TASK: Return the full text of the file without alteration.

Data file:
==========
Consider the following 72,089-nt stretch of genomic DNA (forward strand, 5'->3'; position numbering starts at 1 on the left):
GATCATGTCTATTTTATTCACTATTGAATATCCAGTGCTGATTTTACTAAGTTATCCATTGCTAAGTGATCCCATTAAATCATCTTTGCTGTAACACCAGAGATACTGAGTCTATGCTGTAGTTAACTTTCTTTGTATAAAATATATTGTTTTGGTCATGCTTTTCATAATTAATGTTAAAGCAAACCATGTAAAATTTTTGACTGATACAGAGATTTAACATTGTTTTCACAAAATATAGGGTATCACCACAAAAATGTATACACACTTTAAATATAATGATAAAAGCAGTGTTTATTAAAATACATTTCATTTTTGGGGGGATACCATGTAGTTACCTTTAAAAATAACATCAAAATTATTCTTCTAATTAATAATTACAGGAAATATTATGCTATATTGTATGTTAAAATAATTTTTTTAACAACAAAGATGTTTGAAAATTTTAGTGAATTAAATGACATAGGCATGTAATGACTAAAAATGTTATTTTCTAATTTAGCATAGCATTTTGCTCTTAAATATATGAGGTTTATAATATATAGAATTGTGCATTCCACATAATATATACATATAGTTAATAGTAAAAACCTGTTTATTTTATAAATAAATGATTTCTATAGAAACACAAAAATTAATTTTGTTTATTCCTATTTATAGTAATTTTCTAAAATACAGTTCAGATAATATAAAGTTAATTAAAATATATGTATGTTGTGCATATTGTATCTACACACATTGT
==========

Consider the following 72,089-nt stretch of genomic DNA (forward strand, 5'->3'; position numbering starts at 1 on the left):
GATCATGTCTATTTTATTCACTATTGAATATCCAGTGCTGATTTTACTAAGTTATCCATTGCTAAGTGATCCCATTAAATCATCTTTGCTGTAACACCAGAGATACTGAGTCTATGCTGTAGTTAACTTTCTTTGTATAAAATATATTGTTTTGGTCATGCTTTTCATAATTAATGTTAAAGCAAACCATGTAAAATTTTTGACTGATACAGAGATTTAACATTGTTTTCACAAAATATAGGGTATCACCACAAAAATGTATACACACTTTAAATATAATGATAAAAGCAGTGTTTATTAAAATACATTTCATTTTTGGGGGGATACCATGTAGTTACCTTTAAAAATAACATCAAAATTATTCTTCTAATTAATAATTACAGGAAATATTATGCTATATTGTATGTTAAAATAATTTTTTTAACAACAAAGATGTTTGAAAATTTTAGTGAATTAAATGACATAGGCATGTAATGACTAAAAATGTTATTTTCTAATTTAGCATAGCATTTTGCTCTTAAATATATGAGGTTTATAATATATAGAATTGTGCATTCCACATAATATATACATATAGTTAATAGTAAAAACCTGTTTATTTTATAAATAAATGATTTCTATAGAAACACAAAAATTAATTTTGTTTATTCCTATTTATAGTAATTTTCTAAAATACAGTTCAGATAATATAAAGTTAATTAAAATATATGTATGTTGTGCATATTGTATCTACACACATTGT